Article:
India Takes On Its Biggest Evacuation Plan In History As Super Cyclone Phalin Makes Landfall

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It has been 14 years since India has experienced its strongest cyclone. Cylcone Phalin, of which was compared to a category 4 hurricane, attacked the east coast leaving its mark with only 7 casualties dead.

A ‘zero-casualty approach’ was taken as Cyclone Phalin brought about 8 inches of rainfall flooding low-lying lands and villages. The cyclone generated strong wind speeds of around 140mph which resulted in large waves slamming the coasts. Many houses were run down by floods as several were made out of mud and bamboo. Odisha’s capital, Bhubaneswar was badly hit by floods, however according to Kamal Mishra, state disaster management official, Ganjam was the area worst affected by Cyclone Phalin.

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India has had a strong history of several cyclones emerging upon its land, with several causing extensive damage with a large number of fatalities. In 1999 a Cyclone 05B killed over 10,000 people and so authorities made it their mission to see that history would not be repeated with the super cyclone with Mishra saying, “we have taken a zero-casualty approach…If people do not move, force will be used to evacuate them.” His and the army’s initiative made a positive response as over 900,000 people were evacuated in Odisha alone with many being housed in shelters, strongly built schools, hospitals and temples. Power and transport had been cut off for the safety precautions.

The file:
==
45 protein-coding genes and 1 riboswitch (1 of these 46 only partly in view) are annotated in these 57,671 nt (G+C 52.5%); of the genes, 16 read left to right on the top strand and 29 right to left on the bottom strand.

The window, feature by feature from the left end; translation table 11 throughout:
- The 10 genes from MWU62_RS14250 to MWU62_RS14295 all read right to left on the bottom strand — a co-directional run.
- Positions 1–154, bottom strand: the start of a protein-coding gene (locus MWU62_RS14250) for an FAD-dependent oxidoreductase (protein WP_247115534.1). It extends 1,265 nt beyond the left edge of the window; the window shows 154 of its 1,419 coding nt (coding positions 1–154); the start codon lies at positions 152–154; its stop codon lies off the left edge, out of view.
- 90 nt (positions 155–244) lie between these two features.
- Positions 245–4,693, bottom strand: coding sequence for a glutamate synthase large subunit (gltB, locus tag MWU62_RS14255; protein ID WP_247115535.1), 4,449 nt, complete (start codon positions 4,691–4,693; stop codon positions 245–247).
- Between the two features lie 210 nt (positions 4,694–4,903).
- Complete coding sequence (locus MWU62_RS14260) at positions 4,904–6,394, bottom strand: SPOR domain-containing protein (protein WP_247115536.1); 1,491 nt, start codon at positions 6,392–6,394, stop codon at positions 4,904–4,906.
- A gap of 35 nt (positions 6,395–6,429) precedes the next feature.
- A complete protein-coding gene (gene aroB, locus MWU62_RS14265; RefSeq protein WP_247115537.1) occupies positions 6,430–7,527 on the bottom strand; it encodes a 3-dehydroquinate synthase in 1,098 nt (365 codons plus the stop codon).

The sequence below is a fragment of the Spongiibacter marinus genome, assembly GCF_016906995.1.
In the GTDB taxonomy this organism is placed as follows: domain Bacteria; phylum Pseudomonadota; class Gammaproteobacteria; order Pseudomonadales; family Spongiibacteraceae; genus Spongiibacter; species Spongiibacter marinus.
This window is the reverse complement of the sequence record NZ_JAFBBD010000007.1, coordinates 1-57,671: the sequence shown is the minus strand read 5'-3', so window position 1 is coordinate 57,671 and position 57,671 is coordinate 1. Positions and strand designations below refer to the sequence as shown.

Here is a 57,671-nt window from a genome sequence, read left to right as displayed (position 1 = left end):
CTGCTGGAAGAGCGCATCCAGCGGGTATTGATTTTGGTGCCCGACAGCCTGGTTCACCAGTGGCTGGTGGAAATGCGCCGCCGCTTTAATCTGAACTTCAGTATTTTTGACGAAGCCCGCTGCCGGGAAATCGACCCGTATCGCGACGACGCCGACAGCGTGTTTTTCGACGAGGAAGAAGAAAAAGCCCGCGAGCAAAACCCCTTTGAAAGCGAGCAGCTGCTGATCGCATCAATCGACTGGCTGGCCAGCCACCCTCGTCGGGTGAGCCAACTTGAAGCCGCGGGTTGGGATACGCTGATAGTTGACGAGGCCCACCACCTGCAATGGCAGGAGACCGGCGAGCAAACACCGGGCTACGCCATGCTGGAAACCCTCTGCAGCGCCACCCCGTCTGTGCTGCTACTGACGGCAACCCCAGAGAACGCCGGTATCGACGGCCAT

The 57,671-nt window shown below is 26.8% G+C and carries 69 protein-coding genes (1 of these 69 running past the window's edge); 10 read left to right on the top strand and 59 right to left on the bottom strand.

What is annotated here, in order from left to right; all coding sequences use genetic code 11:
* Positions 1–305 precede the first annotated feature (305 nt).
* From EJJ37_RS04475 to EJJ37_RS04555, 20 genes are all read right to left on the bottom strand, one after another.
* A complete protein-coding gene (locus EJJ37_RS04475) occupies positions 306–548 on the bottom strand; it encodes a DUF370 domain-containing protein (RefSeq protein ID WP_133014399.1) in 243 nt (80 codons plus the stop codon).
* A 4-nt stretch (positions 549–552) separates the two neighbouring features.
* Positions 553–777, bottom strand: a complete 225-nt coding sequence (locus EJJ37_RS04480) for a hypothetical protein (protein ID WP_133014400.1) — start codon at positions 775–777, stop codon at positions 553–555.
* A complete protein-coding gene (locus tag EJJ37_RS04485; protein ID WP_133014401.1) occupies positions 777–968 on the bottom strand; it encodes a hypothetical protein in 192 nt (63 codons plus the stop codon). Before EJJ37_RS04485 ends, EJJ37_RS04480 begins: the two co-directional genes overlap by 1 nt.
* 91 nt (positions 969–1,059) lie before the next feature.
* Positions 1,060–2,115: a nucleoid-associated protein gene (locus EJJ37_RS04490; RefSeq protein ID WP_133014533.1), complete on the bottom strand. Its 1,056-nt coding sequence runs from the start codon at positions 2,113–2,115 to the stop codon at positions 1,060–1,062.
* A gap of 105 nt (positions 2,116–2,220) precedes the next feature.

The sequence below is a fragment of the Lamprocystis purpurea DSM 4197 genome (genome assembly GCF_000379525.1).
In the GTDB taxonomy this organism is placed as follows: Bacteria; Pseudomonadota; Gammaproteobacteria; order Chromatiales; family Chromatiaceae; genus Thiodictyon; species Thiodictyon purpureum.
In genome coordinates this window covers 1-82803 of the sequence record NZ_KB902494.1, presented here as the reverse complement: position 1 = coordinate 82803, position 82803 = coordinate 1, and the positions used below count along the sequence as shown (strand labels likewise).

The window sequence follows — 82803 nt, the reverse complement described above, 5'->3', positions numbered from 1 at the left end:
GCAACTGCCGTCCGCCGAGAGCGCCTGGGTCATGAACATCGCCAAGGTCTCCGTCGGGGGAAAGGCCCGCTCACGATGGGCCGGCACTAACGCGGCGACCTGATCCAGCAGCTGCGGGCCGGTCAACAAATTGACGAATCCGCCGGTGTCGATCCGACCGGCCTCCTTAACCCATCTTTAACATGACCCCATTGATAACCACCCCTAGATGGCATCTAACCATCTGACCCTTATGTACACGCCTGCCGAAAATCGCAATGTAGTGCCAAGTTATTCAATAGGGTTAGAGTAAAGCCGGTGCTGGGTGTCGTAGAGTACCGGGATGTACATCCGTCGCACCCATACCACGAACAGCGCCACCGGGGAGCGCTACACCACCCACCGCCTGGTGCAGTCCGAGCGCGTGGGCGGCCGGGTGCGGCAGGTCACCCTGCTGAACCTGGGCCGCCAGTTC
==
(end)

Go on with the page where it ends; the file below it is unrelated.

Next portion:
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Aid was in effect by the International Humanitarian Organization World Vision. They offered help to local communities with preparedness programs which involved training the locals on how to act and react, search and rescue, first aid and how to protect livestock.

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Many believe that India tackled the grave situation with a positive manner, quickly and extremely well. History and awareness plays a strong part in how precautions were taken resulting to a low number of fatalities as millions were faced with the deadly hazard. Forecasters warn that as the Cyclone moves northwards it could cause furthermore severe and environmental damage due to the Himalayas, but India’s authorities are prepared to tackle the threat with hopes to continue their ‘zero-casualty approach’.

REFERENCES:

http://edition.cnn.com/2013/10/13/world/asia/india-cyclone-phailin-aftermath/

http://www.theguardian.com/world/2013/oct/12/indians-flee-coast-cyclone-phailin-landfall

FOR MORE INFORMATION ON:

CYCLONE PHALIN

http://www.bbc.co.uk/news/world-asia-india-24487130

http://www.reuters.com/article/2013/10/13/us-india-cyclone-idUSBRE9990LK20131013

http://www.npr.org/blogs/thetwo-way/2013/10/12/232631532/more-than-500-000-people-flee-as-cyclone-phailin-hits-india